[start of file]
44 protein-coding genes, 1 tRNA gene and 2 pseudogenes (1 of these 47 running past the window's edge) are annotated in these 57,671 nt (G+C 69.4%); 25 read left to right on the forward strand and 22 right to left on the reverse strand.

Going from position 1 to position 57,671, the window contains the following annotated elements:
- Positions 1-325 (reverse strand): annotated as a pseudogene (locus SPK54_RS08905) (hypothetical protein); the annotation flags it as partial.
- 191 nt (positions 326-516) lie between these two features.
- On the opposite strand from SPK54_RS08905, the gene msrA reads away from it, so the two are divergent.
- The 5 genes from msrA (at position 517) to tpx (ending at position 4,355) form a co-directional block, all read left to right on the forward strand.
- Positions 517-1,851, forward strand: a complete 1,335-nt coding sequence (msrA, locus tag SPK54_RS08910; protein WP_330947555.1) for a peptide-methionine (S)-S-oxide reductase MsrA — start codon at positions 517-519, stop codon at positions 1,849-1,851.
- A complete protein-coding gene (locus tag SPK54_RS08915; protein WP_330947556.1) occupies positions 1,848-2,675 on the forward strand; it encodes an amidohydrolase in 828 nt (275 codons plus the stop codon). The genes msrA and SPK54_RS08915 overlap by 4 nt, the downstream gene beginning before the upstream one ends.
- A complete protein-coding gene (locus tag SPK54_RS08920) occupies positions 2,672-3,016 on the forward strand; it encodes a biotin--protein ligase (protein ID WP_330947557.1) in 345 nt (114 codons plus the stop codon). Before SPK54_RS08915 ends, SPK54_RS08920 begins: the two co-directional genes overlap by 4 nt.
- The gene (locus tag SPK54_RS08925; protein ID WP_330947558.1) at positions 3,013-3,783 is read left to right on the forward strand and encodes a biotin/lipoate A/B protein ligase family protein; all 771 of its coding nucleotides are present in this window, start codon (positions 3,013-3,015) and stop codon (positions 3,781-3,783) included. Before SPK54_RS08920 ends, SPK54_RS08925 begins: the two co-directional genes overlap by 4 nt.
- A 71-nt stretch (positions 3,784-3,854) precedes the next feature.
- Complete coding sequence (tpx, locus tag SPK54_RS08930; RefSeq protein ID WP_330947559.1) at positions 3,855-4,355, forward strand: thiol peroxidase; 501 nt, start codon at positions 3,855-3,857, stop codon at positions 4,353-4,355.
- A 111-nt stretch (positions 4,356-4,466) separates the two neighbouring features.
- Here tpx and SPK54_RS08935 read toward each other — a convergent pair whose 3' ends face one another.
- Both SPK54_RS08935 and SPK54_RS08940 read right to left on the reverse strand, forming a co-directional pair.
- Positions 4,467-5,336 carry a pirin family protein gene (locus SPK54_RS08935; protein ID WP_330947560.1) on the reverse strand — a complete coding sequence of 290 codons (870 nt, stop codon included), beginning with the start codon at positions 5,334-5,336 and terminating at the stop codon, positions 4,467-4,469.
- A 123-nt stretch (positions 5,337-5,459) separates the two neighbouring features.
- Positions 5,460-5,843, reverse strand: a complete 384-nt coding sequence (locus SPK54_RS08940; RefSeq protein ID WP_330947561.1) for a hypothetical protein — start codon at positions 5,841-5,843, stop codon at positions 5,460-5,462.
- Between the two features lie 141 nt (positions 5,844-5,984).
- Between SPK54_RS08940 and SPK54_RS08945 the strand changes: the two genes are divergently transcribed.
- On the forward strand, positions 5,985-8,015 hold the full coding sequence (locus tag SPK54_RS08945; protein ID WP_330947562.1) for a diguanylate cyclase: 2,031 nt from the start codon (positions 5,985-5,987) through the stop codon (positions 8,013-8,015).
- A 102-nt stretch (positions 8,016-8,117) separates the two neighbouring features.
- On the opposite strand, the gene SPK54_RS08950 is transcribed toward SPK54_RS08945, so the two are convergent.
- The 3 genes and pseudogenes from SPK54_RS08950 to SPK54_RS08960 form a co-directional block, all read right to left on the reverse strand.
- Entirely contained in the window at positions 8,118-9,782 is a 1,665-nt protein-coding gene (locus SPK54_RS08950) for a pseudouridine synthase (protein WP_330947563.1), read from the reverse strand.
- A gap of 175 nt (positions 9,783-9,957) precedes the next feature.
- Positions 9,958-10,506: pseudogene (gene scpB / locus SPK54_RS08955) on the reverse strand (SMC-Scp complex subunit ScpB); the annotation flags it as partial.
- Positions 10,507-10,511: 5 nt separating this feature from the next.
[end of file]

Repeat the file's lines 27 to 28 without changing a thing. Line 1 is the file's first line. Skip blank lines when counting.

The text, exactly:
- Positions 9,958-10,506: pseudogene (gene scpB / locus SPK54_RS08955) on the reverse strand (SMC-Scp complex subunit ScpB); the annotation flags it as partial.
- Positions 10,507-10,511: 5 nt separating this feature from the next.